This guide will help you find and use key resources for engineering subjects including audio, electrical, electronic, mechanical, maintenance and instrumentation and control.
Where are my books in the Library?
You will find most engineering books on level 2 starting at shelf number 620. For help ask a member of staff on the floor or watch Find a Book in the Library.
Many of our books are online, watch Find and Use ebooks to learn more.
Your lecturer may recommend specific titles, but you can also view our engineering and technology journal collection to see what journals we have for your subject area.
Databases enable you to do a more strategic search than you can on Discover. They help you find information quickly and efficiently by allowing you to search using a combination of search terms, to filter and narrow your results (by date or subject area for example) and save your searches for later.
- ProQuest Central: an extensive multidisciplinary database covering a wide range of subjects. Use the filters in the results screen to narrow to journal articles, or limit the date range. If ProQuest Central is too general, use the option “change databases” to search just a part of the database, for example try the Science and Technology Premium Collection.
- Science Direct: a full text scientific database offering access to peer reviewed journal articles and book chapters focusing on research in science, technology and medicine.
- SpringerLink: access to journals, books, series, protocols and reference works, including a wide range of engineering resources.
- Web of Science: easy to use, high quality sources of scientific research including computing and technology. Features information on the number of times an article has been cited and the journal impact factor.
These databases are subject specific, offering a more focused search.
- ACM Digital Library: comprehensive full text access to both current and historical Association for Computing Machinery articles and conference proceedings.
- AES e-library: access to Audio Engineering Society conference papers as well as the Journal of the Audio Engineering Society from 1953 to the present.
- ASME Digital Collection: access to journals and conference proceedings from the American Society of Mechanical Engineers.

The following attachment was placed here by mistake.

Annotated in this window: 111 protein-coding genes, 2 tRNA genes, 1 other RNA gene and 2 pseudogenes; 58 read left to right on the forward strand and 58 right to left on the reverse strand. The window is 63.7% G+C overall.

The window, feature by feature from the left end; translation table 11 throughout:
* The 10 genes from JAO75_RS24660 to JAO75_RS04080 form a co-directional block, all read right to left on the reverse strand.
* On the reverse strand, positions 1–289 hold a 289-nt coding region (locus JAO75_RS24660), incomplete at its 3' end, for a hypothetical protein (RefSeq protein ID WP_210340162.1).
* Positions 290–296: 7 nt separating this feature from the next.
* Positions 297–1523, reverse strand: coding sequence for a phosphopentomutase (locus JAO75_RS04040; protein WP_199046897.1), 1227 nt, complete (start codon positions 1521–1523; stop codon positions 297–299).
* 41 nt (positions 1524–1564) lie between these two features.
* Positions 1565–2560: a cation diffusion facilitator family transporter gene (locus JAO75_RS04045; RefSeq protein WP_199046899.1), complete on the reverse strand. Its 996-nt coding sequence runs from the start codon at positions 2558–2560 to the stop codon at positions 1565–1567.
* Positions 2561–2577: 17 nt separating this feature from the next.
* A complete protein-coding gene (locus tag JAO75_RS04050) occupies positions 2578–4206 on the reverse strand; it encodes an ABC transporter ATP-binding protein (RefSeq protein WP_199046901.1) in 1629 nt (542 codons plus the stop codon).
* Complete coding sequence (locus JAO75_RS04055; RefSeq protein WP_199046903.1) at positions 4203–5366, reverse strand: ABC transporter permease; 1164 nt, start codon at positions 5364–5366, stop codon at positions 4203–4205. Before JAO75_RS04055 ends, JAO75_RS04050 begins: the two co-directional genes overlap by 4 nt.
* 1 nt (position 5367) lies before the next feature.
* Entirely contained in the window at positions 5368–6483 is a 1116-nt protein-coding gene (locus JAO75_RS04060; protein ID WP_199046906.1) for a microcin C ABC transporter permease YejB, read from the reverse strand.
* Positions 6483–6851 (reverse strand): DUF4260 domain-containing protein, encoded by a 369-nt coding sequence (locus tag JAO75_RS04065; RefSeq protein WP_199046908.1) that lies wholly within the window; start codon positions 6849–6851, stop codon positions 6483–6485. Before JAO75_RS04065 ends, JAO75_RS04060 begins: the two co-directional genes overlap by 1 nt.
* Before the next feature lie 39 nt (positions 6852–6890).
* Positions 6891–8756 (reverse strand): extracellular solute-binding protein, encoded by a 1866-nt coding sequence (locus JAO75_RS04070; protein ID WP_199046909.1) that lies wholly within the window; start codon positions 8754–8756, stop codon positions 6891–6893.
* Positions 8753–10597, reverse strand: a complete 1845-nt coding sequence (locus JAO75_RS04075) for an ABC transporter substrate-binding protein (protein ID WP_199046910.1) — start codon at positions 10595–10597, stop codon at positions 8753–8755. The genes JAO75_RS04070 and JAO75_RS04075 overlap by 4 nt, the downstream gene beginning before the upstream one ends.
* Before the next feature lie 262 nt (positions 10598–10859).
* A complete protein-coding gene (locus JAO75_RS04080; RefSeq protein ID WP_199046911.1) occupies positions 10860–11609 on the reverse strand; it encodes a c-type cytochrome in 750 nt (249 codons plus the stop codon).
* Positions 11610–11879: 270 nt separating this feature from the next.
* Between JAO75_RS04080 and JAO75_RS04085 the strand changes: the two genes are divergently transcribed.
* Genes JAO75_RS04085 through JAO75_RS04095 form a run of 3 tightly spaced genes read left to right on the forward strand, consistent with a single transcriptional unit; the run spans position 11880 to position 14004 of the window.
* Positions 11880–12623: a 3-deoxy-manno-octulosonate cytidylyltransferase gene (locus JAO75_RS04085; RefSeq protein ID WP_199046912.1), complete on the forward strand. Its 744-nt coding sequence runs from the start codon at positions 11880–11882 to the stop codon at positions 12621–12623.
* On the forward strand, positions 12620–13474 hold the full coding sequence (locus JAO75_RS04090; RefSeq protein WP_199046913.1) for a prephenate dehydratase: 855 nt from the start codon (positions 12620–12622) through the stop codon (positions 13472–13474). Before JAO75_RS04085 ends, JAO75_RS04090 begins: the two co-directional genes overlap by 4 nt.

- British Standards Online (BSOL): full text of over 60,000 British, adopted European and International standards includes the complete set of all Eurocodes in full text.
- Compendex: the broadest and most complete engineering literature database in the world with over 20 million indexed records from 77 countries across 190 engineering disciplines.
- Construction Information Service: full text industry and technical information - contracts, current regulations and related news and briefings.
- IEEE Xplore: access to the full text of Institute of Electrical and Electronics Engineers content, including articles, books and conference proceedings, published since 1988 as well as selected content published since 1893.
- Knovel: a wide selection of DRM free ebooks on a range of engineering subjects as well equations and tables. A useful mobile app and browser add-in are also available.
- Occupational Health and Safety Information Service (OHSIS): industry and government information from key health, safety and environmental management publishing organisations covering legislation, guidance, standards and best practices.
- SAE Mobilus: over 200,000 resources from the Society of Automotive Engineers, covering a wide range of technologies surrounding the aerospace, automotive, and commercial vehicle industries. Includes aerospace standards, ground vehicle standards, aerospace material specifications, technical papers, eBooks, ejournals, magazines and videos. This is a trial access period, running until 30 April 2019.
There is some overlap between the databases but every database also has unique content. Some databases provide help guides - these are available within the Discover record for that database. If you need further support, contact your librarian.
Websites can offer a range of information, for example policy documents and statistics, which may be difficult to find elsewhere.
There are lots of useful websites freely available, including those run by professional and industry bodies. Engineering UK, a not for profit organisation which works in partnership with the engineering community to promote the vital role of engineers and engineering to society, has compiled a helpful list of professional engineering institutions.
With such a wide variety available you need to ensure that the sites you are using are trustworthy. We provide guidance on evaluating websites.